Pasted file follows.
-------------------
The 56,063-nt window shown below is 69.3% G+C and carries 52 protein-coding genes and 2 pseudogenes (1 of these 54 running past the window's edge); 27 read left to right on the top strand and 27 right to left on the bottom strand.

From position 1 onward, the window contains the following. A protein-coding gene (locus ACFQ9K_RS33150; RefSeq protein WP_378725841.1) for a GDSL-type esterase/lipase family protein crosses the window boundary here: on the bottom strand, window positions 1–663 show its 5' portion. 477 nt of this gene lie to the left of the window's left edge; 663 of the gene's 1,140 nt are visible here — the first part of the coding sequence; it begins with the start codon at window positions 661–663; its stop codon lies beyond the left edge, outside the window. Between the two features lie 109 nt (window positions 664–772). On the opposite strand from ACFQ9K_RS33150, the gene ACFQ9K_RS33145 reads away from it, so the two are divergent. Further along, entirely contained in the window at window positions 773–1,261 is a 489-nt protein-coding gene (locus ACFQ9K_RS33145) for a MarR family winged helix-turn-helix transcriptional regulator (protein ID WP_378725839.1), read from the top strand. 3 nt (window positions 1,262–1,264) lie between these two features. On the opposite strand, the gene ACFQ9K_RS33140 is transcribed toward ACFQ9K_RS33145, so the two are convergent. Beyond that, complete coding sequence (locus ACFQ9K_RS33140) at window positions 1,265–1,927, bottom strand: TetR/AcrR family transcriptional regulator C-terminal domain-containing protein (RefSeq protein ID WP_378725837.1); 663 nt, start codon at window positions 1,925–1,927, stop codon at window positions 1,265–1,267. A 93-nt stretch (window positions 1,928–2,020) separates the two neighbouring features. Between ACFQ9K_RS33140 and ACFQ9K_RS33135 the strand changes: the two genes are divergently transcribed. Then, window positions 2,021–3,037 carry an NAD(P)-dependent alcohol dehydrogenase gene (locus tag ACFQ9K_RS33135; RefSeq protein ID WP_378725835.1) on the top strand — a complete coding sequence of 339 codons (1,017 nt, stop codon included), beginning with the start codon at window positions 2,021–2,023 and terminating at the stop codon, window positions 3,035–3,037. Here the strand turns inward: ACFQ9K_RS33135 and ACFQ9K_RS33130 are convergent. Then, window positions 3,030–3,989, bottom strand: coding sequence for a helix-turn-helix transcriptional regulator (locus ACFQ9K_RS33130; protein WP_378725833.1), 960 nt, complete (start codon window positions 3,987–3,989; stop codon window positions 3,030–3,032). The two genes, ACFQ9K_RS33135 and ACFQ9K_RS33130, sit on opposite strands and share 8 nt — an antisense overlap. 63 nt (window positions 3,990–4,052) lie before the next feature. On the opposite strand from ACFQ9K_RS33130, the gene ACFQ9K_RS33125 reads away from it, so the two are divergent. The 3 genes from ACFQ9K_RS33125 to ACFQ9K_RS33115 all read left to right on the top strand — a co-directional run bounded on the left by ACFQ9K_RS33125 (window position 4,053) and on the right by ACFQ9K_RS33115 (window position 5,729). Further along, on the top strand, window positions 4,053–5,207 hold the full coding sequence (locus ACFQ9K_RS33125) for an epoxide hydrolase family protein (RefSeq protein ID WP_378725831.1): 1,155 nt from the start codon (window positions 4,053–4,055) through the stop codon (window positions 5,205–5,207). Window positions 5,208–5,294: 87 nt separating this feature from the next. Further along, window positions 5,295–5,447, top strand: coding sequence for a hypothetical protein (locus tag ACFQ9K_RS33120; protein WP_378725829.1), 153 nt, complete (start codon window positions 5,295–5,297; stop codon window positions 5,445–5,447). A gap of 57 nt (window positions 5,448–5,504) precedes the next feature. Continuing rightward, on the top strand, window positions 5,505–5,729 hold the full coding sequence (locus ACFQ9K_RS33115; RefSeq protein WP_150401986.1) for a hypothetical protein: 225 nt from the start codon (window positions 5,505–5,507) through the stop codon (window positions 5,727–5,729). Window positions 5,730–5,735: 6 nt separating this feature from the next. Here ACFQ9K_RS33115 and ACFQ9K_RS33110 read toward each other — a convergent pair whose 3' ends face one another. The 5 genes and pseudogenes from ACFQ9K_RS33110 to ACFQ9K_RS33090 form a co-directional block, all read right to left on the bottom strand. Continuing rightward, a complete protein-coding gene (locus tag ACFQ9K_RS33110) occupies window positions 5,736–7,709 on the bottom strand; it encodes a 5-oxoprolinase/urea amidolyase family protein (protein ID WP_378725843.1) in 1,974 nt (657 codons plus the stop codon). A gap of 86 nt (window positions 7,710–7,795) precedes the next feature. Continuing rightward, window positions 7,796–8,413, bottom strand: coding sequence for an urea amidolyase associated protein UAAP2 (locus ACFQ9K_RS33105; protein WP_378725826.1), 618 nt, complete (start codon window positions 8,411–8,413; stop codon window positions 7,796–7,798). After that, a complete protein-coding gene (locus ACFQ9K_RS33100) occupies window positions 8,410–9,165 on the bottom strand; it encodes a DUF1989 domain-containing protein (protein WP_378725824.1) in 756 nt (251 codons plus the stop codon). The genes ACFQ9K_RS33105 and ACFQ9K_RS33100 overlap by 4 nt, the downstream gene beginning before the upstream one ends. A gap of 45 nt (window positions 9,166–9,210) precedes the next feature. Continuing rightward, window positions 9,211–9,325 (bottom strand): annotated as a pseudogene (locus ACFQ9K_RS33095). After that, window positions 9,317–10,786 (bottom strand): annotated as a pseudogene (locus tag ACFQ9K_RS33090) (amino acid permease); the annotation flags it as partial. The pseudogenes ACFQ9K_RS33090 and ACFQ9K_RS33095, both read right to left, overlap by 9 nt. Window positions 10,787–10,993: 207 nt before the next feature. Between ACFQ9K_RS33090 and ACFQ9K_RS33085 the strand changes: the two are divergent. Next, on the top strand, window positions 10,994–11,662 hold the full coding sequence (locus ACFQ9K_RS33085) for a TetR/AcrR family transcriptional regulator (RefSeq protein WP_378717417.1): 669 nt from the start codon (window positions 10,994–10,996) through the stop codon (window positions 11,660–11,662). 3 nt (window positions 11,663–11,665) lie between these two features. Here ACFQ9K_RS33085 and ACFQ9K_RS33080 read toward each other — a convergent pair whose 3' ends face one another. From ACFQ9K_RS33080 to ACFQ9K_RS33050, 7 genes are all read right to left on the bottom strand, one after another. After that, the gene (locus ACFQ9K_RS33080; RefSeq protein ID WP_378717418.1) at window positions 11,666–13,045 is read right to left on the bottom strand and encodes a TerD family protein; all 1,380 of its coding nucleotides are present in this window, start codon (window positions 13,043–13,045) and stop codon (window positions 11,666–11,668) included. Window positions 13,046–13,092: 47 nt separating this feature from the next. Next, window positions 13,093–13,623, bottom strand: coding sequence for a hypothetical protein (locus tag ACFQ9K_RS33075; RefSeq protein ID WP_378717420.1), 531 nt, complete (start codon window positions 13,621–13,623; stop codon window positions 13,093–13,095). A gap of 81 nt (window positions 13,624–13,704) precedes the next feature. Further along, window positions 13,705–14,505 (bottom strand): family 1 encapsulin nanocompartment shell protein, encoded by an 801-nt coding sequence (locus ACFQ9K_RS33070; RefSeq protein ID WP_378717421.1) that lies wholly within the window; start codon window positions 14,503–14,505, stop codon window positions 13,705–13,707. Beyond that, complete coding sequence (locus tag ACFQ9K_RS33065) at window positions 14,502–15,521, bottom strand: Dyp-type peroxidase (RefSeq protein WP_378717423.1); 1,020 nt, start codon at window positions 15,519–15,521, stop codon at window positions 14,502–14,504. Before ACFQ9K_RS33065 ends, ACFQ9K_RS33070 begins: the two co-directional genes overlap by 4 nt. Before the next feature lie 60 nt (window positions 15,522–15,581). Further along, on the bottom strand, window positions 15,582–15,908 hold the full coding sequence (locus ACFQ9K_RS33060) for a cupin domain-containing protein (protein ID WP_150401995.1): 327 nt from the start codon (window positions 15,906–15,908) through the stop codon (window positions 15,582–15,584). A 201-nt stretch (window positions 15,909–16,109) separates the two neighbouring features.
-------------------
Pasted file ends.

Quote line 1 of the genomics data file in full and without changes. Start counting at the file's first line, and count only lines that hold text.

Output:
The 56,063-nt window shown below is 69.3% G+C and carries 52 protein-coding genes and 2 pseudogenes (1 of these 54 running past the window's edge); 27 read left to right on the top strand and 27 right to left on the bottom strand.